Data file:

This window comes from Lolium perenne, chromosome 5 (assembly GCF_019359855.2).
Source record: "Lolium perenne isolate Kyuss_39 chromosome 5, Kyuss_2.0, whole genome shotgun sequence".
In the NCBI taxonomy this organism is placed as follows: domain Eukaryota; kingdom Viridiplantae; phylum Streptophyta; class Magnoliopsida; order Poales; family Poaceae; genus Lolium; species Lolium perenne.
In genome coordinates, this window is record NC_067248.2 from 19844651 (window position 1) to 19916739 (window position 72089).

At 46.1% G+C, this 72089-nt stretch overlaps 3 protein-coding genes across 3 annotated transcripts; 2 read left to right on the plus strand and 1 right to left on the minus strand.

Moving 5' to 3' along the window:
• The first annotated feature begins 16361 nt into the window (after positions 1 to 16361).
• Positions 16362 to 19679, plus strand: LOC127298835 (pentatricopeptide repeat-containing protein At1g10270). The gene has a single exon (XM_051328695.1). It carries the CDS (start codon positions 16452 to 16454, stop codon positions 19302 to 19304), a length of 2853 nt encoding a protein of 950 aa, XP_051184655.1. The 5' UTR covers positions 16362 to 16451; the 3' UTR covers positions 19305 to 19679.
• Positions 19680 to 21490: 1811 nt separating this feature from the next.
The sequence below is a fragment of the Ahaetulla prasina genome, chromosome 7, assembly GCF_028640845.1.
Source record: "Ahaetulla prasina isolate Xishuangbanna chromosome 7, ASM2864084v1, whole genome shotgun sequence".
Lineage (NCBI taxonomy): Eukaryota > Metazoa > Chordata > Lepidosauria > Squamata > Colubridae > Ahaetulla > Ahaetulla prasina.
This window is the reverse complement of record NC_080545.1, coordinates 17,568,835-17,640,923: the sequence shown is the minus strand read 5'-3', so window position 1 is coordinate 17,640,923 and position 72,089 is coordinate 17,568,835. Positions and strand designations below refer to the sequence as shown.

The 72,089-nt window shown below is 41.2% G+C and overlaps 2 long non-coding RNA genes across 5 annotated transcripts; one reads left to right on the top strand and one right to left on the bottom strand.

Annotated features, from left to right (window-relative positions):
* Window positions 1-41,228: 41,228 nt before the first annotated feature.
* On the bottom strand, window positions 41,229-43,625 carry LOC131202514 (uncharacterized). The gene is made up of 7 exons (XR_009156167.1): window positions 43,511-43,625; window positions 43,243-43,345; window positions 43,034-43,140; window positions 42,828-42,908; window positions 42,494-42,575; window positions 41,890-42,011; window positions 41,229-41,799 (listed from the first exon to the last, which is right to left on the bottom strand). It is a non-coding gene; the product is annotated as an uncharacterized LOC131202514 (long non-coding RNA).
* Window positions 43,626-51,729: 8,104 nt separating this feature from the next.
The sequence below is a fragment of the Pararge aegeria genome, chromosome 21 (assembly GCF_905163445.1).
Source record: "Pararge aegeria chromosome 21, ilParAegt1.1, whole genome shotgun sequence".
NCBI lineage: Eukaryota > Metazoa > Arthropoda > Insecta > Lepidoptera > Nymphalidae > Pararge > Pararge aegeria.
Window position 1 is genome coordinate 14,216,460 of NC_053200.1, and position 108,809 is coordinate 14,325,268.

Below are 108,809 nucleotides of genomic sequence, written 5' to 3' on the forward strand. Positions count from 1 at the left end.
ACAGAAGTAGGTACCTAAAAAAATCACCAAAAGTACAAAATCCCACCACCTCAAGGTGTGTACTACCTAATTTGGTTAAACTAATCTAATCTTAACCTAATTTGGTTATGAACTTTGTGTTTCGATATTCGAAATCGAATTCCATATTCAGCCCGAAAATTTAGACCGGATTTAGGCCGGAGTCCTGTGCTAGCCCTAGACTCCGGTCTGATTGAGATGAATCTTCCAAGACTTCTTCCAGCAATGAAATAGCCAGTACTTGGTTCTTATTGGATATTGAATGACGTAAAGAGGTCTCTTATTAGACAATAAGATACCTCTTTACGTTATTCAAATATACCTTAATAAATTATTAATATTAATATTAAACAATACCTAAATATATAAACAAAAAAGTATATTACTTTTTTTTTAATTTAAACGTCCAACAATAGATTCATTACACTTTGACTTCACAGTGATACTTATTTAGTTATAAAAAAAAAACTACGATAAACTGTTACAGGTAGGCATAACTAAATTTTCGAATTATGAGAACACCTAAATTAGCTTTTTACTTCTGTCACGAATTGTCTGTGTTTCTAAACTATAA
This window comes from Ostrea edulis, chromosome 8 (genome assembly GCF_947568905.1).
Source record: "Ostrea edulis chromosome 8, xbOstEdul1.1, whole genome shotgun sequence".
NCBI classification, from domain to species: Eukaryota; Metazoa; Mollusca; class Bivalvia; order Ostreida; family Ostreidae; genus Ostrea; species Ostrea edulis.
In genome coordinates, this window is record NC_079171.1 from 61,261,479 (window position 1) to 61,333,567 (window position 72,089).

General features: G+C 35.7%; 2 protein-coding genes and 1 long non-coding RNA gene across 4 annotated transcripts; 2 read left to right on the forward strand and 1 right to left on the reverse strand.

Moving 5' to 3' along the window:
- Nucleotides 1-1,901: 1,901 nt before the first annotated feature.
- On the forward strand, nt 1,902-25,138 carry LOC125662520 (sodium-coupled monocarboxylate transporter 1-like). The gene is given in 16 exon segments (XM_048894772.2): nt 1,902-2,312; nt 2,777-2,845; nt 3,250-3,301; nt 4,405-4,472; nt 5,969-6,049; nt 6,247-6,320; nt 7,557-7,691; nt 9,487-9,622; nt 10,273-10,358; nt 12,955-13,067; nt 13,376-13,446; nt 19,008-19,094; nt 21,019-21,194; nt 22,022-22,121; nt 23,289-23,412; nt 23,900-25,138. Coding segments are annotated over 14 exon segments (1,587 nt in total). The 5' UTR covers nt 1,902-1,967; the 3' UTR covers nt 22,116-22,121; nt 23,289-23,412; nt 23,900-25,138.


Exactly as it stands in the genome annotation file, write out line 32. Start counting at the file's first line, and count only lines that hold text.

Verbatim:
- On the forward strand, nt 1,902-25,138 carry LOC125662520 (sodium-coupled monocarboxylate transporter 1-like). The gene is given in 16 exon segments (XM_048894772.2): nt 1,902-2,312; nt 2,777-2,845; nt 3,250-3,301; nt 4,405-4,472; nt 5,969-6,049; nt 6,247-6,320; nt 7,557-7,691; nt 9,487-9,622; nt 10,273-10,358; nt 12,955-13,067; nt 13,376-13,446; nt 19,008-19,094; nt 21,019-21,194; nt 22,022-22,121; nt 23,289-23,412; nt 23,900-25,138. Coding segments are annotated over 14 exon segments (1,587 nt in total). The 5' UTR covers nt 1,902-1,967; the 3' UTR covers nt 22,116-22,121; nt 23,289-23,412; nt 23,900-25,138.